"Gentle swells of piano, synth pads, and electronic percussion fill my room from the very first track of the latest album of Tim Arnd’s Near The Parenthesis project. On his fourth album for n5MD, titled Music For The Forest Concourse, Arndt explores meditative passages crafted specifically “for dusk, for open air, for sitting down, and for breathing in. It is music for staring upwards and listening attentively or casually”. Falling somewhere between modern classical, emotional electronica, and conscious sky gazing, the music of this San Francisco based producer evokes an up-lifting feeling in each near-five-minute-long track. Perfect for afternoon walks, open window car rides through the country, and for lazy Sunday morning coffee sips. It is especially nice to hear Arndt’s very personal piano work embedded in the background of each track, appropriately ending the album with the lullaby, “Goodnight”. Over the course of an hour in twelve loosely wrapped tracks, like random gifts left on the porch to be discovered by your sleepy neighbors, Near The Parenthesis delivers another collection of soothing glitchy ambient sounds, calming atmospheres and warm sunny rays."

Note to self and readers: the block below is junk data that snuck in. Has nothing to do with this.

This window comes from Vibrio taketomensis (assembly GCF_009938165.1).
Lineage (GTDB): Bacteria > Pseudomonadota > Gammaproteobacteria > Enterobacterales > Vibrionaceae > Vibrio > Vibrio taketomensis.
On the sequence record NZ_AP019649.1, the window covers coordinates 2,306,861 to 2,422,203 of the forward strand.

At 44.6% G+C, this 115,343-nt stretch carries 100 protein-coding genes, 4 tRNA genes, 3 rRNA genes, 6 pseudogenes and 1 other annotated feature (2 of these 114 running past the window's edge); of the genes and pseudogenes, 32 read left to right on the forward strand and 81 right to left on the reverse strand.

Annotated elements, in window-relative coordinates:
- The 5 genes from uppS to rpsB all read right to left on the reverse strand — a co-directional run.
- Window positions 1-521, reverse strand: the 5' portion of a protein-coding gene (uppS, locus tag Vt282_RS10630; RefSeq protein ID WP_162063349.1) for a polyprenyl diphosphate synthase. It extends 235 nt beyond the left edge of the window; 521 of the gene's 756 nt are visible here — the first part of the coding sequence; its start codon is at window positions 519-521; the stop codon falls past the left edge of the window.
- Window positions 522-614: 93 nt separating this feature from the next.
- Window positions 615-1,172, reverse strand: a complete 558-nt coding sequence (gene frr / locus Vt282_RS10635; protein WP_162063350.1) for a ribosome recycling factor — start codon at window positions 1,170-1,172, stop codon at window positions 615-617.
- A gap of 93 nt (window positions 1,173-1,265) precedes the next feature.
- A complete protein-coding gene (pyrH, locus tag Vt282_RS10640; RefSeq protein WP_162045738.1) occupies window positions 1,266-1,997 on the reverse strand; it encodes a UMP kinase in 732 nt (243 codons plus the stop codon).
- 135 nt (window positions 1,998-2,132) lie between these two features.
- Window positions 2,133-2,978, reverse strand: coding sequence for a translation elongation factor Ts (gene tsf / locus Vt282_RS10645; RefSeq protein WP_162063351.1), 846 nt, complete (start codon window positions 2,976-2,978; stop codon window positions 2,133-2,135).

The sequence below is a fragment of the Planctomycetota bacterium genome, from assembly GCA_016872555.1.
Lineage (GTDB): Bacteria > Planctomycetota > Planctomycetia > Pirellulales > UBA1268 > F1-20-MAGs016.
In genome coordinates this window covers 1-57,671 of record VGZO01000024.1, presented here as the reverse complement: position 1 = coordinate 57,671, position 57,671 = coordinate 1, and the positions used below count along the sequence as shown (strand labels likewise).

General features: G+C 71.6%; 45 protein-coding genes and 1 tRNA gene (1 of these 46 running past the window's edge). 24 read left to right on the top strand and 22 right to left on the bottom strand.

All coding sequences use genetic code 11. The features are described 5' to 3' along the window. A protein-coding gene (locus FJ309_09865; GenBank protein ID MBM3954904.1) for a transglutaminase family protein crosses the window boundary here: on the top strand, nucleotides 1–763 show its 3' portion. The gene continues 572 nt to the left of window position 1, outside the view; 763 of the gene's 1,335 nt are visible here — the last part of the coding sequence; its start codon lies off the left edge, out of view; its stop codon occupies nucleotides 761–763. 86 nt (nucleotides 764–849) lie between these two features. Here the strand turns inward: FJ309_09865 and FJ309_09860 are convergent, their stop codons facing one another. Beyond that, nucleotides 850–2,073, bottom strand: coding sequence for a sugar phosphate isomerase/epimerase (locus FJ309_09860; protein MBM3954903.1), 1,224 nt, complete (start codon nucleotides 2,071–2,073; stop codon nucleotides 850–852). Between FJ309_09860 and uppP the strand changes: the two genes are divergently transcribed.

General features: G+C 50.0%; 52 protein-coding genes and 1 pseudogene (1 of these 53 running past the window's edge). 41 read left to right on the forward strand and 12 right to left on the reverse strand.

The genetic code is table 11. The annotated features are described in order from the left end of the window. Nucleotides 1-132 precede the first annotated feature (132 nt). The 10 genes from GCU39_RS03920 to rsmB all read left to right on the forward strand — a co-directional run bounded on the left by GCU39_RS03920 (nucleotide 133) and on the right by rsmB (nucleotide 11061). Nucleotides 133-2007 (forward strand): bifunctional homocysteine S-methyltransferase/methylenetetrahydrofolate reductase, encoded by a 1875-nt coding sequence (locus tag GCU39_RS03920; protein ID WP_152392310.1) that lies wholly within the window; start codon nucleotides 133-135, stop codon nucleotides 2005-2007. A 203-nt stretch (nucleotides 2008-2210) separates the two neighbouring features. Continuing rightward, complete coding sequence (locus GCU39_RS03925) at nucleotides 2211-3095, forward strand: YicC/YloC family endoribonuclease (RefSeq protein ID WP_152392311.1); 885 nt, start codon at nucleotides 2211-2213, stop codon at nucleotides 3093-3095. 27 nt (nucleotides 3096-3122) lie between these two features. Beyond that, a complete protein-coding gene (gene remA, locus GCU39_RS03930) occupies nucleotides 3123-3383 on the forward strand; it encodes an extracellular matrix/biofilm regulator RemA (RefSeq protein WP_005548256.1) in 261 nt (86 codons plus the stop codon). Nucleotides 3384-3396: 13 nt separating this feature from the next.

Cyclic Defrost, October 2010